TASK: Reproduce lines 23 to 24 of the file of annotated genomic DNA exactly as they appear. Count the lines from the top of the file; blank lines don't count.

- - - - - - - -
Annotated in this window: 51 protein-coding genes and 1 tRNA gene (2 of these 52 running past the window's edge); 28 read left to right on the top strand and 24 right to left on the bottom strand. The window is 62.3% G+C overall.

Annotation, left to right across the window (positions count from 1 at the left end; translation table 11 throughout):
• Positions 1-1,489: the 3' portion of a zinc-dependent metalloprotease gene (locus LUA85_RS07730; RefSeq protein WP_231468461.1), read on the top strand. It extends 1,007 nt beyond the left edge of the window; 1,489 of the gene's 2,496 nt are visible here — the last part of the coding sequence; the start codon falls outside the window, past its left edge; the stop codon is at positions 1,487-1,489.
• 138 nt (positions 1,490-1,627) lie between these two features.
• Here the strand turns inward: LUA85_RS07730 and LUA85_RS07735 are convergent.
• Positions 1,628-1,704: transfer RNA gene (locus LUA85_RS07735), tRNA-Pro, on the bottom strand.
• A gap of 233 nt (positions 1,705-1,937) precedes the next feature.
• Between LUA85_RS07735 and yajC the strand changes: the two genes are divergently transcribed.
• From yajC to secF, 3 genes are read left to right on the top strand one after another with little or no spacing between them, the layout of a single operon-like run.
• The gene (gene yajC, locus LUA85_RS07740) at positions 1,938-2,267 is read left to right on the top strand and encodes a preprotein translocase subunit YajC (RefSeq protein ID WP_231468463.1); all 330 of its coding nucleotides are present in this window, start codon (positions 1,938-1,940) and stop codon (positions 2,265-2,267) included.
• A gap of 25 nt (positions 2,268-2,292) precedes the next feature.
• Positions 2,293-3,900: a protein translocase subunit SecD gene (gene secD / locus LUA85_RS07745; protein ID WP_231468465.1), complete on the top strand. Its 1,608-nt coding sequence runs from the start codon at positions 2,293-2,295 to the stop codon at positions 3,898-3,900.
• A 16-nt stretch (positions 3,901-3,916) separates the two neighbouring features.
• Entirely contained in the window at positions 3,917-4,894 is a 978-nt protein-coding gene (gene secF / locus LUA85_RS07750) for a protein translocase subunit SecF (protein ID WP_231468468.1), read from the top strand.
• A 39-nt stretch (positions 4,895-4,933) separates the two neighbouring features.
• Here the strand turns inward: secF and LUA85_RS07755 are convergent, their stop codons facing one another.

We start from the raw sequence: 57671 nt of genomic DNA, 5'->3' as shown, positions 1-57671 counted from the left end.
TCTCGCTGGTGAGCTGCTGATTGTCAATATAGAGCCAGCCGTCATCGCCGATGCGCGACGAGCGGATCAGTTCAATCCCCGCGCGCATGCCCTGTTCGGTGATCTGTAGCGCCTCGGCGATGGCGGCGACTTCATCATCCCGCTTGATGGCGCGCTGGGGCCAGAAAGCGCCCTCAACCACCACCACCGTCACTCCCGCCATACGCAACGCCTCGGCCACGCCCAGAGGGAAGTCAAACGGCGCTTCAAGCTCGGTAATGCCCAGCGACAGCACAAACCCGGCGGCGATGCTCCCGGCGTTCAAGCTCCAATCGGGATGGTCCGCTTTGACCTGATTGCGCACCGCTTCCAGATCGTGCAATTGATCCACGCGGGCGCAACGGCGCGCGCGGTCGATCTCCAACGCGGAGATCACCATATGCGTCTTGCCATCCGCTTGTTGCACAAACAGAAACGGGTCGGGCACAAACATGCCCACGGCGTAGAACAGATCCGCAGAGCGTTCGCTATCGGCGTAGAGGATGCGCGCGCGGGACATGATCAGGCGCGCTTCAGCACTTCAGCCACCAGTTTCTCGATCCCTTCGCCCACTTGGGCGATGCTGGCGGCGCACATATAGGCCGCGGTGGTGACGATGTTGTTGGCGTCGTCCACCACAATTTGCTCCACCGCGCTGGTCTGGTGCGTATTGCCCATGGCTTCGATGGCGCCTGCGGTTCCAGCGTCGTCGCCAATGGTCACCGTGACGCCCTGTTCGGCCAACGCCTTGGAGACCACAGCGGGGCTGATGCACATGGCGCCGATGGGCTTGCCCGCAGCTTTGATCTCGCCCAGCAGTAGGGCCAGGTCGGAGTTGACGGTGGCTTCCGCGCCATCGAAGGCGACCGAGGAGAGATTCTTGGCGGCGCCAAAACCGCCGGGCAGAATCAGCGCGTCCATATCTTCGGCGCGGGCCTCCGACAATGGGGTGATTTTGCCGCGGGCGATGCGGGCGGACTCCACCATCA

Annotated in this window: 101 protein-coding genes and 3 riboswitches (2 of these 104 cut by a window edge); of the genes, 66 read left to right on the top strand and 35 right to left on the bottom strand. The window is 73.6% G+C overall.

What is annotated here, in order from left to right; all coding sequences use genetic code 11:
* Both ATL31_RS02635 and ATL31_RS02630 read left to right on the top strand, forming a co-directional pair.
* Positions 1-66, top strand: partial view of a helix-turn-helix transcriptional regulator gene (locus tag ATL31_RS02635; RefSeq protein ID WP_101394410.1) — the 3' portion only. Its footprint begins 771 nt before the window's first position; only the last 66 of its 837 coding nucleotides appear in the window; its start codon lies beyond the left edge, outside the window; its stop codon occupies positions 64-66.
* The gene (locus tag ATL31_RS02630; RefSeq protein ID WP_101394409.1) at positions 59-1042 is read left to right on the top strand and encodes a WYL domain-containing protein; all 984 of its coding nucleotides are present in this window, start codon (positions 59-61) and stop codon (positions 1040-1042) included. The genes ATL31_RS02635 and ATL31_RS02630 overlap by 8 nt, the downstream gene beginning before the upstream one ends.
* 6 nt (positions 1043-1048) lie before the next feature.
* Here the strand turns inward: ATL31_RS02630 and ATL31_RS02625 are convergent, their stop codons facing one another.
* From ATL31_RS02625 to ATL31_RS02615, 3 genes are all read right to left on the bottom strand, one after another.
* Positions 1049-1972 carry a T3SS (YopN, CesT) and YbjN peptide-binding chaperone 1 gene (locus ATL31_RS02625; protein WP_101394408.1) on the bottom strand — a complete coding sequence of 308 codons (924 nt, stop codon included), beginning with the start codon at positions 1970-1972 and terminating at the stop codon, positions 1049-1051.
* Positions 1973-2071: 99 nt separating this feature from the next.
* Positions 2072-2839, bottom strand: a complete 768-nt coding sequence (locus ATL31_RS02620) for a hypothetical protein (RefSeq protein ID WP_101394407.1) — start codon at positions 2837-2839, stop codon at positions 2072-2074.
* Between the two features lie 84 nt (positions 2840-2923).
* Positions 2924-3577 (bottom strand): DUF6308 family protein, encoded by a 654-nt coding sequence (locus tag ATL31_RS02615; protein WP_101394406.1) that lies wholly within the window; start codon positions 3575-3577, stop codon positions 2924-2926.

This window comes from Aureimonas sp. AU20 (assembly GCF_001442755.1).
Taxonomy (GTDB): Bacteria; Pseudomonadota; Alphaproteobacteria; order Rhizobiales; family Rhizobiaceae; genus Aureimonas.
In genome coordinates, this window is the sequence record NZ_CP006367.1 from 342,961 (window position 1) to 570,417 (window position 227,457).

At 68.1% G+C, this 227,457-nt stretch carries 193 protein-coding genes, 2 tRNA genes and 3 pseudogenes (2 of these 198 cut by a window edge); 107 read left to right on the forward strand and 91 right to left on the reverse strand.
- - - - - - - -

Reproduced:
* The gene (locus tag ATL31_RS02630; RefSeq protein ID WP_101394409.1) at positions 59-1042 is read left to right on the top strand and encodes a WYL domain-containing protein; all 984 of its coding nucleotides are present in this window, start codon (positions 59-61) and stop codon (positions 1040-1042) included. The genes ATL31_RS02635 and ATL31_RS02630 overlap by 8 nt, the downstream gene beginning before the upstream one ends.
* 6 nt (positions 1043-1048) lie before the next feature.